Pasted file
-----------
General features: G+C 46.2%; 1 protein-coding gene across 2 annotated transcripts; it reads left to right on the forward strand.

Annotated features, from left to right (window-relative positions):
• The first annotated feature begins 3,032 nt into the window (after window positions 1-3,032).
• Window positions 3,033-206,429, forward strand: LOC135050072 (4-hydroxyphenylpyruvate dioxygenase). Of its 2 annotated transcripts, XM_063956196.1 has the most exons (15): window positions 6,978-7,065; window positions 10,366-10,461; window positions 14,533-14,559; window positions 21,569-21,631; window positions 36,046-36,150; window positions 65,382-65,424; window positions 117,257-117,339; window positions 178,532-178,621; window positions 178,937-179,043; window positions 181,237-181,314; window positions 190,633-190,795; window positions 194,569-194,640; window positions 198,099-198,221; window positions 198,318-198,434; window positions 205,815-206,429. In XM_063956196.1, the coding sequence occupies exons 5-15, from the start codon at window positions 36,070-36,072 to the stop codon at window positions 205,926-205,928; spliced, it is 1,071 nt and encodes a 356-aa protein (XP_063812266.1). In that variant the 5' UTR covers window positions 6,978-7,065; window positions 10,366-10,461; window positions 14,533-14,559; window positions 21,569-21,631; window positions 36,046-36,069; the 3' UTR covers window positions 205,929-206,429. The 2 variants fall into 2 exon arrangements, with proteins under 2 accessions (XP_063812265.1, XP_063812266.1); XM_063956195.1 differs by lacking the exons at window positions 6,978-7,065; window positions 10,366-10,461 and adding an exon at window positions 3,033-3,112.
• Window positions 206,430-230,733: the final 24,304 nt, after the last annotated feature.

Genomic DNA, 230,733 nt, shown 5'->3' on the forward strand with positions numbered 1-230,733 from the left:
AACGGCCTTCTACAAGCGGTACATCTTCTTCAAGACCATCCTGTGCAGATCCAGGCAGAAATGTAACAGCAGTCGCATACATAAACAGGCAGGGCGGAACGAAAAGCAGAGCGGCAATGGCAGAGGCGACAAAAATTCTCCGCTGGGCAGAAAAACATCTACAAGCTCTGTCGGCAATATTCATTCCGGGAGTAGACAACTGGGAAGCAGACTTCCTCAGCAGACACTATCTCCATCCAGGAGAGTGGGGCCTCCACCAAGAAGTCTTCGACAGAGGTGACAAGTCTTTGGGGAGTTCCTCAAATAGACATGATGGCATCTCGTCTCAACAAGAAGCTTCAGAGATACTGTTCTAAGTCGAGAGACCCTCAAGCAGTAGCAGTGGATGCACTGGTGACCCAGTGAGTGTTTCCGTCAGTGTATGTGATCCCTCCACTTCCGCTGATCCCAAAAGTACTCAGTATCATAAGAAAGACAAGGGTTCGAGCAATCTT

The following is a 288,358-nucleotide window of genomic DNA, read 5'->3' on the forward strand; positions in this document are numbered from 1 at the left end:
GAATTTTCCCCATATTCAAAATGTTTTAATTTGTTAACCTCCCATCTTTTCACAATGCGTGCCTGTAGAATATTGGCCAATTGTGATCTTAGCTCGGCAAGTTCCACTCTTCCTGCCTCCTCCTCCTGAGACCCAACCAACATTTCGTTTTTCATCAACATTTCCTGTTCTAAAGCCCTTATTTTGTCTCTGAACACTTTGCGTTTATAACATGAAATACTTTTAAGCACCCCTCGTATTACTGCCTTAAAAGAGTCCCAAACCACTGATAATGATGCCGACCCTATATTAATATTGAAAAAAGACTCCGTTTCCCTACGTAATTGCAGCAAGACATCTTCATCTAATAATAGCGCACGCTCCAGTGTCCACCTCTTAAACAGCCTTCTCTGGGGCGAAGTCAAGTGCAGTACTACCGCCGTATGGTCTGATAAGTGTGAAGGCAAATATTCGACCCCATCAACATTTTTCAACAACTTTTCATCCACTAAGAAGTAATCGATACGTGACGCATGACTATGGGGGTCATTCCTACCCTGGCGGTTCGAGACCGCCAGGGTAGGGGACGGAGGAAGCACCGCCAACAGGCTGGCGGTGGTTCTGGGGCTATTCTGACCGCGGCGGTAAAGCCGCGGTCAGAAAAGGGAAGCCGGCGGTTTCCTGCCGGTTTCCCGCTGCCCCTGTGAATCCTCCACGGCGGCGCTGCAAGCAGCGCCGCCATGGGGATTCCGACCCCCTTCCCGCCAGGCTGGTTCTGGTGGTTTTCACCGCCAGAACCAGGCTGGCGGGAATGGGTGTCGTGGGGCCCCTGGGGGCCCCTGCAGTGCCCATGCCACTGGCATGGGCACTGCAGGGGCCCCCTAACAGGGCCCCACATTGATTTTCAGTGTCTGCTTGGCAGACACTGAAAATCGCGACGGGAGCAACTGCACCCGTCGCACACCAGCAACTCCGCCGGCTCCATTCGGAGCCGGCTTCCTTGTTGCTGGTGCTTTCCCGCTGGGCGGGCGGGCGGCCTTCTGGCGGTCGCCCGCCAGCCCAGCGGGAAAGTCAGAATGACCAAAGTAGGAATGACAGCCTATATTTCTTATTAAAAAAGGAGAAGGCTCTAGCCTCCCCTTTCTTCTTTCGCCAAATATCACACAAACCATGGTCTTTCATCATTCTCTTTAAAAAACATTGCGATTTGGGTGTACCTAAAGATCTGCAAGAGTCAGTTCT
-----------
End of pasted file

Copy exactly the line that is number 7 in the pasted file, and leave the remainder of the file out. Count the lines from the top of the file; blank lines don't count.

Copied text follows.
AACGGCCTTCTACAAGCGGTACATCTTCTTCAAGACCATCCTGTGCAGATCCAGGCAGAAATGTAACAGCAGTCGCATACATAAACAGGCAGGGCGGAACGAAAAGCAGAGCGGCAATGGCAGAGGCGACAAAAATTCTCCGCTGGGCAGAAAAACATCTACAAGCTCTGTCGGCAATATTCATTCCGGGAGTAGACAACTGGGAAGCAGACTTCCTCAGCAGACACTATCTCCATCCAGGAGAGTGGGGCCTCCACCAAGAAGTCTTCGACAGAGGTGACAAGTCTTTGGGGAGTTCCTCAAATAGACATGATGGCATCTCGTCTCAACAAGAAGCTTCAGAGATACTGTTCTAAGTCGAGAGACCCTCAAGCAGTAGCAGTGGATGCACTGGTGACCCAGTGAGTGTTTCCGTCAGTGTATGTGATCCCTCCACTTCCGCTGATCCCAAAAGTACTCAGTATCATAAGAAAGACAAGGGTTCGAGCAATCTT